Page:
The Trouble with Robots

Being a part of the robotics team at Barton Junior High School has been the highlight of Evelyn Cole’s life so far. She has her sights set on competing at the World championships and earning scholarships so she can help her mothers support her through college. But when Evelyn’s best friend Naiely moves away, it becomes painfully clear just how much Naiely was the glue holding their robotics team together. All the unpleasant sides of Evelyn’s personality take center stage, which inevitably pushes her teammates far away from her and their shared goals. It is up to everyone to look inside themselves and make different choices in order to rebuild their team in time for the next big competition.

This story is written from the dual perspectives of Evelyn and Allie, a girl who has never been interested in robotics but finds herself unwillingly added to Evelyn’s team. As challenges arise that the girls must overcome, each of them is forced to face some of the less glamorous truths about their personalities and choose how to manage them. The entire book is written in the first person, shifting between Evelyn and Allie with each chapter, and this gives readers deep insight into the two girls’ feelings and desires without them having to share these sensations out loud. At its heart, this is a story about self discovery and redemption told through the lens of a middle school robotics class.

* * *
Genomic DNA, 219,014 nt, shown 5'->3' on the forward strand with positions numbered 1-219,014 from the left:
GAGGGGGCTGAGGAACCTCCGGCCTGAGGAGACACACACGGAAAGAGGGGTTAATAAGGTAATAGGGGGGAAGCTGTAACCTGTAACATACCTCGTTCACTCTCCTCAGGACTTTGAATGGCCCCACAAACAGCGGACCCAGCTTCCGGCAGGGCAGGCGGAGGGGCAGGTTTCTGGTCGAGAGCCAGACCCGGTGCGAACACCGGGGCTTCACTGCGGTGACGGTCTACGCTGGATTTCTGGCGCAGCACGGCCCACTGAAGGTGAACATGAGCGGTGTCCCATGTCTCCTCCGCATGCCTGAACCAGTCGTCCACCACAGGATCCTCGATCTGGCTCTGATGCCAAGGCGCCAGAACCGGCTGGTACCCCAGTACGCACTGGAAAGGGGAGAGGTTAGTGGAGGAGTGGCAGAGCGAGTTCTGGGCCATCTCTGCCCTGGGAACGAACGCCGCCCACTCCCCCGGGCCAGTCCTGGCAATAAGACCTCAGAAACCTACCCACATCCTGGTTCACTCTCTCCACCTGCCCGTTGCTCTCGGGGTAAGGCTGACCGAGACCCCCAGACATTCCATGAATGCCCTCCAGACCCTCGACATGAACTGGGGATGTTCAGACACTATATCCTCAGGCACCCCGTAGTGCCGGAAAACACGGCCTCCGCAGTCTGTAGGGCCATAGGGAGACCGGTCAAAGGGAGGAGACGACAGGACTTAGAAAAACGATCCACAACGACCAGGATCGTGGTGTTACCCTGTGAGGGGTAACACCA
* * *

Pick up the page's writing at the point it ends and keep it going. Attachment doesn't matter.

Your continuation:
Readers will appreciate the wide range of diverse characters represented within this novel, from same-sex parents and relationships to differing physical and mental abilities including cerebral palsy and autism. While all of these elements are mentioned in the story, however, they are not a primary feature of the narrative. Instead, the plot is focused more on the shared connection the characters feel and how they face the universal human challenges of acceptance and camaraderie. Anyone who has ever had to work on a team will recognize the exaggerated personalities used in this novel, and young readers will especially appreciate being able to observe the consequences of behaving certain ways alongside positive modeling of how to live with greater empathy. This charming middle grade story is an excellent addition to STEM curricula for middle grade readers.

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